The Trump Administration recently released a report that tackles the Left’s sure-to-fail (because socialism always fails) dream of Medicare for All.
The report, titled “The Opportunity Costs of Socialism,” begins by shredding the political and economic system currently favored by progressive Democrats. It defines the sordid system in this way:
Whether a country or industry is socialist is a question of the degree to which (a) the means of production, distribution, and exchange are owned or regulated by the state; and (b) the state uses its control to distribute the economic output without regard for final consumers’ willingness to pay or exchange (i.e., giving resources away “for free”). As explained below, this definition conforms with both statements and policy proposals from leading socialists, ranging from Karl Marx to Vladimir Lenin to Mao Zedong to Current American socialists.
The report covers socialism’s catastrophic history and acknowledges that modern socialists even have to admit to the epic tragedies that occurred in the Soviet Union and Maoist China. Further, the report reveals the ugly truth behind the Nordic version of “democratic socialism,” particularly as it applies to healthcare.
Leftists have done a magnificent job of convincing young Americans that the Nordic system of socialized healthcare is a model the United States should implement. Not a day goes by on social media without a young, politically interested, idealistic would-be voter extoling the virtues of socialism in Denmark, Finland, Norway, or Sweden.
As the report states, “The Nordic and European versions of socialized medicine have been viewed as so desirable by modern U.S. socialists that they have proposed nationalizing payments for healthcare —which makes up more than a sixth of the U.S. economy—through the recent ‘Medicare for All’ proposal.”
Fortunately, the report is adamant in its assertion that Medicare for All would create a government monopoly in the healthcare sector that would be the single-price setter and the single provider of health insurance. (Think of Obamacare’s one-size-fits-all scheme that became prohibitively expensive and was originally required via the individual mandate. Like that, but worse.)
Moreover, the report states that without huge tax increases and a mountain of new debt, the cost of Medicare For All would require a slashing of more than half of the federal budget.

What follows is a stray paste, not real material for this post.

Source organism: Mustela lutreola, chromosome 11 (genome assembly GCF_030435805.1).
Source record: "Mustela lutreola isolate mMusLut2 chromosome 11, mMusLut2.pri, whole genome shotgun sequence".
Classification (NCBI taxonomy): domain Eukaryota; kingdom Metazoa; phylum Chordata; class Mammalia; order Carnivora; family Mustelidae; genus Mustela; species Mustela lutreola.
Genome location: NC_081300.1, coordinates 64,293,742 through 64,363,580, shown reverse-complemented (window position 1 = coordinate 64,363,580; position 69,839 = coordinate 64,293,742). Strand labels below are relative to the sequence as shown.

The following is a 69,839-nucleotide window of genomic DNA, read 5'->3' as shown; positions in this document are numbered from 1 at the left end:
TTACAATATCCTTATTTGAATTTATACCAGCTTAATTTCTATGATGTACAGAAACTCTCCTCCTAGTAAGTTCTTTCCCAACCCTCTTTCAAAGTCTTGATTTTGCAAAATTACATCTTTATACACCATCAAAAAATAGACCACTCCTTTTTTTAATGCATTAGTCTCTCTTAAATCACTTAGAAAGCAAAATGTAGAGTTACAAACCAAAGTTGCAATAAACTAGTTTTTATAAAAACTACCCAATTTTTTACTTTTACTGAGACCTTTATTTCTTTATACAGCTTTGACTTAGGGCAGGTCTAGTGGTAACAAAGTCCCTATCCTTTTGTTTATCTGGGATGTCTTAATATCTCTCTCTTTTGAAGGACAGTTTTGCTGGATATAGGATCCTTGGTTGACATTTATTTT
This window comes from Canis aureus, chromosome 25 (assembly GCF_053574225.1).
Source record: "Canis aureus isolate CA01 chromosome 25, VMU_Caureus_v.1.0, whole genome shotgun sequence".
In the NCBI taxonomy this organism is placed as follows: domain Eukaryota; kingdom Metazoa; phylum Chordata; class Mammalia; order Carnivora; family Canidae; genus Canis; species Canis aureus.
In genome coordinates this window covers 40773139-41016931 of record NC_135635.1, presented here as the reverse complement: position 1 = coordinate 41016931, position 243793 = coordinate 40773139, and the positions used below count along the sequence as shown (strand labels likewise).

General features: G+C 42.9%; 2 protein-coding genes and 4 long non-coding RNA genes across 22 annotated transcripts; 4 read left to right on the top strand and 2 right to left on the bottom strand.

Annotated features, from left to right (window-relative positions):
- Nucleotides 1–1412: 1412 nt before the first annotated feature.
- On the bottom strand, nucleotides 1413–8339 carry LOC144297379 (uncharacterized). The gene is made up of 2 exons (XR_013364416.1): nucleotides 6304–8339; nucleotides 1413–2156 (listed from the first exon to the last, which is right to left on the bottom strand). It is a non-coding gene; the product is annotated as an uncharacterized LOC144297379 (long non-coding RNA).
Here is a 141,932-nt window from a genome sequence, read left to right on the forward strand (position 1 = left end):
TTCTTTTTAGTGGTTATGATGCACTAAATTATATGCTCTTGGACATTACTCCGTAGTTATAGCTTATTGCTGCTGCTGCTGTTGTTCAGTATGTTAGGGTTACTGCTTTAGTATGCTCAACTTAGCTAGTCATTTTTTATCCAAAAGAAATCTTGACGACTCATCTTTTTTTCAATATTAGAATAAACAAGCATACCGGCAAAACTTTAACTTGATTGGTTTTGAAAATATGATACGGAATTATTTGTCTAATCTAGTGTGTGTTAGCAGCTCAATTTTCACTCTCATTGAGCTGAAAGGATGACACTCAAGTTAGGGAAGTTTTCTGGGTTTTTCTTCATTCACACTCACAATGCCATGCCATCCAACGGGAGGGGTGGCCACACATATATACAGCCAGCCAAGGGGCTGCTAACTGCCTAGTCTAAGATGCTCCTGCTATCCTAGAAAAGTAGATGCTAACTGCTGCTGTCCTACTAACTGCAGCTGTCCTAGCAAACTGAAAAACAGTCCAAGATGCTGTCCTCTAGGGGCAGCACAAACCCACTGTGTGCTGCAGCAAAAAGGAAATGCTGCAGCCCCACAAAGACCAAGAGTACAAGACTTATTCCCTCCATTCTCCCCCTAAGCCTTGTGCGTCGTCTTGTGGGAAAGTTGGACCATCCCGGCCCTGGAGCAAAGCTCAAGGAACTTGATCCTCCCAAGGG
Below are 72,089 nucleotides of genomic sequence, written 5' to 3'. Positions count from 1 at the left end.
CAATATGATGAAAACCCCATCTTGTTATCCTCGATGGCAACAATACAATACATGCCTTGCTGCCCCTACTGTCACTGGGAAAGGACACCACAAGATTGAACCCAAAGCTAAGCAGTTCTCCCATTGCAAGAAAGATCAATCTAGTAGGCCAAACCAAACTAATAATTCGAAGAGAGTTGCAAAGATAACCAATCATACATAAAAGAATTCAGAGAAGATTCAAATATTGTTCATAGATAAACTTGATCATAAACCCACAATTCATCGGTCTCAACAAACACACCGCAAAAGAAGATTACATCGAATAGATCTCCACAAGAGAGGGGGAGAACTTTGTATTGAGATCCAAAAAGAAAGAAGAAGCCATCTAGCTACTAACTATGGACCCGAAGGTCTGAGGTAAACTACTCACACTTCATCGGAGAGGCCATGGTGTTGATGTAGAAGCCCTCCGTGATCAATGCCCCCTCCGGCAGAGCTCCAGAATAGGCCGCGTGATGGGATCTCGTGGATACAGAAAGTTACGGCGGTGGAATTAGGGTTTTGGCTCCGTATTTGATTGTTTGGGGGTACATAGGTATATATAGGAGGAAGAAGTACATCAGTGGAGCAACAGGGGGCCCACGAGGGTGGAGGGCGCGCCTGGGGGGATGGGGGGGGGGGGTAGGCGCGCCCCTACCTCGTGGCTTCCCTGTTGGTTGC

If it were financed through higher taxes, GDP would fall by 9 percent, or about $7,000 per person in 2022. Evidence on the productivity and effectiveness of single-payer systems suggests that “Medicare for All” would reduce longevity and health, particularly among the elderly, even though it would only slightly increase the fraction of the population with health insurance.
Just in case Americans are unaware of what the Democrats’ Medicare for All proposal would actually do, it’s very simple: it would make the private sale of health insurance—either from a business or other private employer—illegal.
George Mason University economist Tyler Cowen summed the Medicare for All plan up in a recent op-ed:
The [Medicare For All] legislation would eliminate cost sharing, prevent private insurance plans from competing, and prevent private markets from supplementing government coverage (outside of, say, cosmetic surgery). The House version would even prohibit health-care providers from earning profits. These provisions are far more extreme than what is found in most Western European health-care systems. The analogies with traditional socialism are indeed apt—the bill is much worse than anything the Trump administration has proposed to date.
Cowen criticizes some aspects of the Trump Administration report, such as the fact that it fails to acknowledge socialized medicine already exists in the United States in the form of Medicare. However, Denmark officials were more unimpressed with the report, calling it “fake news” after bristling over being lumped in with the upheaval in Venezuela and adamantly asserting that although the country pays a great deal in taxes, they get “so much again,” according to Danish Prime Minister Lars Lokke Rasmussen.
Despite these criticisms, the report is well worth a read, if for no other reason than because it lays out precisely why the Trump administration will not be embracing socialized medicine any time soon.
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